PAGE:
Funeral Homily – Fr James Minogue – Retired Parish Priest of Castleconnell, Co. Limerick – St. Joseph’s Church, Castleconnell, Thursday, June 7th, 2018
Born on January 25th 1925. Fr James was a native of Bodyke, Co. Clare and was a priest of the Diocese of Killaloe for 67 years. He was a past pupil of St Flannan’s College, Ennis. He studied for the priesthood at St Patrick’s College, Maynooth where he was ordained on June 17th 1951
His first appointment was in the Diocese of Brentwood in the U.K. in service to the Emigrant Apostolate. He returned to Ireland in 1955 to become curate in Killanena. In 1956 he was appointed to O’Callaghan’s Mills and in 1957 he was appointed curate in Crusheen. His next appointment was in 1969 as curate in Sixmilebridge and in 1977 he was appointed curate in Newmarket on Fergus. From 1983 to 1988 he was Adm in Shannon and in 1988 he was appointed Parish Priest of Castleconnell. He retired as PP on reaching retirement age in 2000 but continued to work as a priest of the parish until this year.
He died on June 4th 2018 in Milford Nursing Home, Limerick, RIP.
Feast of Corpus Christi
On Sunday, the feast of Corpus Christi, it was a day of such contrasting news and reality.
In the Cathedral in Ennis the first of two very sad and tragic funerals were taking place following the death of two young adults, entering into their prime, as a result of a drowning accident.
At the same time in Killone Abbey in the parish of Clarecastle-Ballyea a television Mass was being celebrated for the feast day and it was a joyful celebration of the splendid beauty of nature and a faith community gathering at it’s best.
One Priest Begins – Another born to eternal life
A few hours later preparations were underway for another great community and faith event, the ordination of a man for service to the priesthood of Killaloe diocese, a native of Quilty. At the same time a sad phone call came from the Parish Priest of Castleconnell, Fr. Brendan Kyne that just as one priest was getting ready to offer his life in service to the Lord – a very loyal servant of the Lord was getting ready to depart the world as we know it. Fr. J.Minnogue following a long and wonderful life was ready to return to his God.
Two New Births
The newest priest of the diocese was being born into a new ontological reality in Jesus Christ and the second most senior priest of the diocese was being born into eternal life in Jesus Christ, having served a long and full and faithful life in the service of the Lord after 67 remarkable years of priesthood. What a life of dedication and outstanding service that he was active in the Parish of Castleconnell until this year.
Eucharist – heart of our Faith
The backdrop to all these realities, sad, joyful and real as they all were was the feast we were celebrating – The Feast of Corpus Christi. At the heart of priesthood, at the heart of Church, at the heart of our faith is love for and dedication to the Eucharist, the Sacrament of thanksgiving and most profound prayer that we as Christians have – a prayer and sacred ritual that Fr. James loved so dearly.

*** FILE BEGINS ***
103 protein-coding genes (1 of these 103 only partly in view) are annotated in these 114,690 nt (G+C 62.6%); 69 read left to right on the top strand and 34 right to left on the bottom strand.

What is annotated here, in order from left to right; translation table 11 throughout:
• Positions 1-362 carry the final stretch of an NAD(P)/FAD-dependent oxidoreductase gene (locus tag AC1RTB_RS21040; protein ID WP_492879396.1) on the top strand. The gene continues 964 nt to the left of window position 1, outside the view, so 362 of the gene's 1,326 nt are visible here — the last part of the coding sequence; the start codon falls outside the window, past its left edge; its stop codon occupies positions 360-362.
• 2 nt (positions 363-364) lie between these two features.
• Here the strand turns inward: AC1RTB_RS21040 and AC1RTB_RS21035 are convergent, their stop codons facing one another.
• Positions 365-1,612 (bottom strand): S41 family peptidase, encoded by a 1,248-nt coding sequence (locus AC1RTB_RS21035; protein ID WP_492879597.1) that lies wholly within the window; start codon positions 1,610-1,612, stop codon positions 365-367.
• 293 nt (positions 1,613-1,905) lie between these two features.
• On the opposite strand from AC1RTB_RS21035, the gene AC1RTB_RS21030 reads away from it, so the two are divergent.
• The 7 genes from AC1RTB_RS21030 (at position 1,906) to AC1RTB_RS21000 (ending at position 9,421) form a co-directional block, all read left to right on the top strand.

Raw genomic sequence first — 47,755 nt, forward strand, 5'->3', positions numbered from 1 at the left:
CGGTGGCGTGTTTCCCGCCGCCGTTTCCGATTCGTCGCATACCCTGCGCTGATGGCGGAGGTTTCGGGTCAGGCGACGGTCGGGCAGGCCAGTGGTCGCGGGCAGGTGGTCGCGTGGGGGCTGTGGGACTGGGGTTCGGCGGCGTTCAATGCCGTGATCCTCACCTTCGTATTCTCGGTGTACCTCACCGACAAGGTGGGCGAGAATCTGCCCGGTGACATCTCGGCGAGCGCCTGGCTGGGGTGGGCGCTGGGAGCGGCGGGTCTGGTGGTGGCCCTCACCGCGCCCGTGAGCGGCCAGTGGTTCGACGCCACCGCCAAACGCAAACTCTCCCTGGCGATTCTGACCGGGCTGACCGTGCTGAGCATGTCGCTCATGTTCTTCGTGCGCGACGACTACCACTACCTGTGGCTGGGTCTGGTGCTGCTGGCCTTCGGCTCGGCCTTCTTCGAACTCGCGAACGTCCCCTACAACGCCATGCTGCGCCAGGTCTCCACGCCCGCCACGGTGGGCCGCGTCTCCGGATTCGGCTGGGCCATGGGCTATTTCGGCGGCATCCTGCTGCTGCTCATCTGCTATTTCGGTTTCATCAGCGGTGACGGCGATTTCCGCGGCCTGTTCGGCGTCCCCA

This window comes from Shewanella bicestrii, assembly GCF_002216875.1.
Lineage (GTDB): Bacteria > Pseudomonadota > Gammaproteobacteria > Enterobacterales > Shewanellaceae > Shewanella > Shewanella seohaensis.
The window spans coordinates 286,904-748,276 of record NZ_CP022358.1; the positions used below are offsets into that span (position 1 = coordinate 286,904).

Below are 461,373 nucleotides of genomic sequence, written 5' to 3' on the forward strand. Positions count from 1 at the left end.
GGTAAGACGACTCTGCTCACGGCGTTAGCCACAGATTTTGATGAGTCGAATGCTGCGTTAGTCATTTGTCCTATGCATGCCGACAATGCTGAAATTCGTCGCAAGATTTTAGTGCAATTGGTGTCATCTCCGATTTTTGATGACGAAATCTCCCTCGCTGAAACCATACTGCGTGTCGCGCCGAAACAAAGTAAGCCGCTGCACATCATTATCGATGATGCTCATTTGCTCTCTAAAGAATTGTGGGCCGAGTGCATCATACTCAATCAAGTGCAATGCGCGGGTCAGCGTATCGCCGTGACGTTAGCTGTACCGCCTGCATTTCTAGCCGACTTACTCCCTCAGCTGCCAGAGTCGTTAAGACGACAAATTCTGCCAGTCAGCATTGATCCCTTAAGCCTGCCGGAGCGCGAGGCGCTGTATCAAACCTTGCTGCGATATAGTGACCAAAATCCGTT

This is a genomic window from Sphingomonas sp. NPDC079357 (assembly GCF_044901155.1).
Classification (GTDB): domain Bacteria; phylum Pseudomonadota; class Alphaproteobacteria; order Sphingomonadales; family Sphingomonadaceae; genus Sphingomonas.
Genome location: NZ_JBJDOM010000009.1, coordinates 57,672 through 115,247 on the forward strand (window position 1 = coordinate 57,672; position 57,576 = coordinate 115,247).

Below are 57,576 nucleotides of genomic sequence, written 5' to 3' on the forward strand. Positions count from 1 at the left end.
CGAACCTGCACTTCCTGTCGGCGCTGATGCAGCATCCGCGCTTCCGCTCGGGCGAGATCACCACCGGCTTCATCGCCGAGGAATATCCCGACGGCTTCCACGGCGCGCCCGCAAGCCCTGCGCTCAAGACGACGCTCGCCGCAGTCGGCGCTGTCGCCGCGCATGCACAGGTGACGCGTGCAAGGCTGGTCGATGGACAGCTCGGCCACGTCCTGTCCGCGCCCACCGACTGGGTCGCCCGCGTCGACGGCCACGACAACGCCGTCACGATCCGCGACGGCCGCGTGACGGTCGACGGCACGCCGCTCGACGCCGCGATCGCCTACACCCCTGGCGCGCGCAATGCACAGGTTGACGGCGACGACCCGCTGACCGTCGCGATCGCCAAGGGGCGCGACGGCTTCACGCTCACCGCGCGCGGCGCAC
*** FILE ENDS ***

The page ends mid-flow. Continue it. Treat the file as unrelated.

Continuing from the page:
Pray for Salvation
In this funeral Mass, we not only thank God for the wonderful life that he lived, but we pray for the happy repose of Fr. Jim’s soul. We pray that the Lord might look kindly on whatever faults or failings he might have had, that we all have as weak human beings and that he would be rewarded for the huge amount of good that he did, in so many ways. We pray also for the consolation of his family, relatives, friends and past parishioners who mourn his loss.
What a beautiful Gospel we have today in the beatitudes, with the blessedness or characteristics of God so reflective in each blessing of the beautiful text. The beatitudes we know so beloved and aspired to by Fr. James in his prayer in his preaching in his life as a priest of that Jesus of that Gallilee scene of the beatitudes.
The text in the scripture of the day 2 Timothy 2:8-15 captures the reason for our hope and consolation on a sad occasion like this:
If we have died with Him,
Then we shall live with Him.
If we hold firm, then we shall reign with Him.
About a month ago I had a most pleasant visit and relaxed chat with Fr. James in what had become his home for a number of years – Millford Care facility. He had just recovered from a time of illness and hospitalization and was in good form. The impression I got was a man who was very much at peace. I felt he exuded a sense of inner contentment and got a sense that he was a man that felt he had lived a good and long and happy life. I got a feeling that he was a man very much, without having said it, was in control of his own destiny and was happy where he was going.